I often enjoy reading the blog/website Anglotopia, as it is written by a person who loves England and UK stuff as much as I do (if not more) and is making a living doing it (lucky!). This latest article that was posted there is yet another example about localized English, and in this case, translation. We talk about standardizing English for easier translation, whether it’s for machine translation or localization purposes, and this article is a perfect example of how even an American like me would need a translation of the “Yorkshire” English first, but fortunately I understand enough French that I can figure out the translation of the expressions from the French instead. This had to be a little bit complicated to do, but it’s an excellent exercise!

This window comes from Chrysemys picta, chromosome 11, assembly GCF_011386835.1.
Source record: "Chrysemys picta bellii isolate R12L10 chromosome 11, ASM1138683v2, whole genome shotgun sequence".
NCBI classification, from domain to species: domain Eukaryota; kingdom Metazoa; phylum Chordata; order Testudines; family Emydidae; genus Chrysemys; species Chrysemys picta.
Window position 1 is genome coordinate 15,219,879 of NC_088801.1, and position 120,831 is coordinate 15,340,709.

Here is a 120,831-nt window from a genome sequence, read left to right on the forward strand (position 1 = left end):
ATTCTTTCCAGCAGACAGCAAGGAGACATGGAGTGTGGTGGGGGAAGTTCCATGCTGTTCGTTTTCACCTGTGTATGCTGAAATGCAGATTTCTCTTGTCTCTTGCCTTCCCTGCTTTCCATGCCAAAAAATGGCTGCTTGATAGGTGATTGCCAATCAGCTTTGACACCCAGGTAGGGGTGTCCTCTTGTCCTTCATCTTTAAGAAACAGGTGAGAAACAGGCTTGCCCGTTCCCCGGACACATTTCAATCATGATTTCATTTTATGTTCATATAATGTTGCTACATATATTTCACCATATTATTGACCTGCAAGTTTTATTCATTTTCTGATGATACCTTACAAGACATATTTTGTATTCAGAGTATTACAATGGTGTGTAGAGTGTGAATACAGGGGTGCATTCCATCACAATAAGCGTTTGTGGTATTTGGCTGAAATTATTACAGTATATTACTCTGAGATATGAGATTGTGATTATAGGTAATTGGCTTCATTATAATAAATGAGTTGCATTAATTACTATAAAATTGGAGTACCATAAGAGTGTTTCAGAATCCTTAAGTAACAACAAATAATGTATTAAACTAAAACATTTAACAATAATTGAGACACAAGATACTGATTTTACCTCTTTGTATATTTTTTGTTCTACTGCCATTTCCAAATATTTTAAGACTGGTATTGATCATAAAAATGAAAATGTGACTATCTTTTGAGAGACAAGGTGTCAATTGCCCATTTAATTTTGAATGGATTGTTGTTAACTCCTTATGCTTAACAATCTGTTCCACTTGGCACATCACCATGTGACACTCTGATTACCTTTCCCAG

Danielle M. Villegas is a technical communicator who currently employed at Cox Automotive, Inc., and freelances as her own technical communications consultancy, Dair Communications. She has worked at the International Refugee Committee, MetLife, Novo Nordisk, BASF North America, Merck, and Deloitte, with a background in content strategy, web content management, social media, project management, e-learning, and client services. Danielle is best known in the technical communications world for her blog, TechCommGeekMom.com, which has continued to flourish since it was launched during her graduate studies at NJIT in 2012. She has presented webinars and seminars for Adobe, the Society for Technical Communication (STC), the IEEE ProComm, TCUK (ISTC) and at Drexel University’s eLearning Conference. She has written articles for the STC Intercom, STC Notebook, the Content Rules blog, and The Content Wrangler as well. She is very active in the STC, as a former chapter president for the STC-Philadelphia Metro Chapter, and is currently serving on three STC Board committees. You can learn more about Danielle on LinkedIn at www.linkedin.com/in/daniellemvillegas, on Twitter @techcommgeekmom, or through her blog. All content is the owner's opinions, and does not reflect those of her employers past or present. View All Posts